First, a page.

Harnessing Technology for Social Change

Technology is powerful. It creates endless possibilities for those who choose to harness its potential, such as a doctor who collaborates with an international colleague on a difficult medical case via social media or a busy mom who is able to work from home in order to spend time with her children and circumvent the cost of daycare. Ordinary people leverage the power of technology every day, and more often than realized, conscientious individuals employ the power of technology for the good of others.

Founded in 2005 by Matt and Jessica Flannery, Kiva is a non-profit organization that enables individuals in developed countries to provide microloans to small businesses in developing countries. Partnering with a network of microfinance institutions around the world, Kiva leverages the internet to create opportunities in areas of poverty. Kiva.org is an online platform that channels microloans (as little as $25) to field partners worldwide who in turn distribute the funds to individual borrowers. Furthermore, every Kiva lender has a Kiva account to which the borrower’s payments are deposited based on the specific repayment term and schedule.

A key aspect of Kiva is that it allows lenders to select the individuals and businesses they wish to fund. Kiva relies on its global volunteer base to translate borrowers’ stories to English, allowing lenders to determine which cause they deem important. One such story is that of Blanca Ofelia. Based in Managua, Nicaragua, Blanca is seeking an $850 loan to buy charcoal in order to satisfy local buyer demand. As of March 21, 2013, 41 percent of Blanca’s requested loan has been raised by Kiva lenders.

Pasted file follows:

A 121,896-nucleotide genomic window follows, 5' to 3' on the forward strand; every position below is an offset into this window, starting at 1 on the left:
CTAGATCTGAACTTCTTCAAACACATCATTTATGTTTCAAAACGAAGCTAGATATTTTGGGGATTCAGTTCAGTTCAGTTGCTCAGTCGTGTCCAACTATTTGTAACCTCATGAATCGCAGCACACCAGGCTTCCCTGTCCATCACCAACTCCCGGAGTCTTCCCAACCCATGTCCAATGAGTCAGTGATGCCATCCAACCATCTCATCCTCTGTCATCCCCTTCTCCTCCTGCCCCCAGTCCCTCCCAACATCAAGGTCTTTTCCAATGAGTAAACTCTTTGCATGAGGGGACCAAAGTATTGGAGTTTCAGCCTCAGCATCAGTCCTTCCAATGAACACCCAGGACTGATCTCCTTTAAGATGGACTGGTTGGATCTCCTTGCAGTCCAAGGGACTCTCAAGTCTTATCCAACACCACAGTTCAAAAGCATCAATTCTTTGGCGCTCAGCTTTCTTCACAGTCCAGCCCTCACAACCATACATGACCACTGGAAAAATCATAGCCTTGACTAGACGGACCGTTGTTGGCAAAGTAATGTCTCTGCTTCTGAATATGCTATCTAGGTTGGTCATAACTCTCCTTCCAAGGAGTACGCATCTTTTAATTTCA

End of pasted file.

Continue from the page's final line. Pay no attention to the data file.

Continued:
What sets Kiva apart from the many other peer-to-peer lending websites that have entered the micro-lending space in recent years is that Kiva doesn’t pay interest to lenders. Therefore, in lieu of the financial return you’d often expect from a typical investment, lenders gain the satisfaction of knowing that they are making a tangible difference in the world.

Since its humble beginning, Kiva has grown to include 909,161 lenders, 190 field partners, 450 global volunteers, and operates in 67 countries. It has raised $415,583,075 in loans and has a 99% repayment rate. (http://www.Kiva.org/about) Most notably, every dollar lent though Kiva goes directly toward funding loans. Kiva operations are funded only through donations, grants, corporate sponsors, and foundations.

People interact with technology on a daily basis, but learning how to leverage technology for social good takes strength of mind. Kiva is just one example of how individuals can harness technology’s superpowers to create social change, but similar acts can be observed every day. Technology is powerful, but so are those who understand its potential.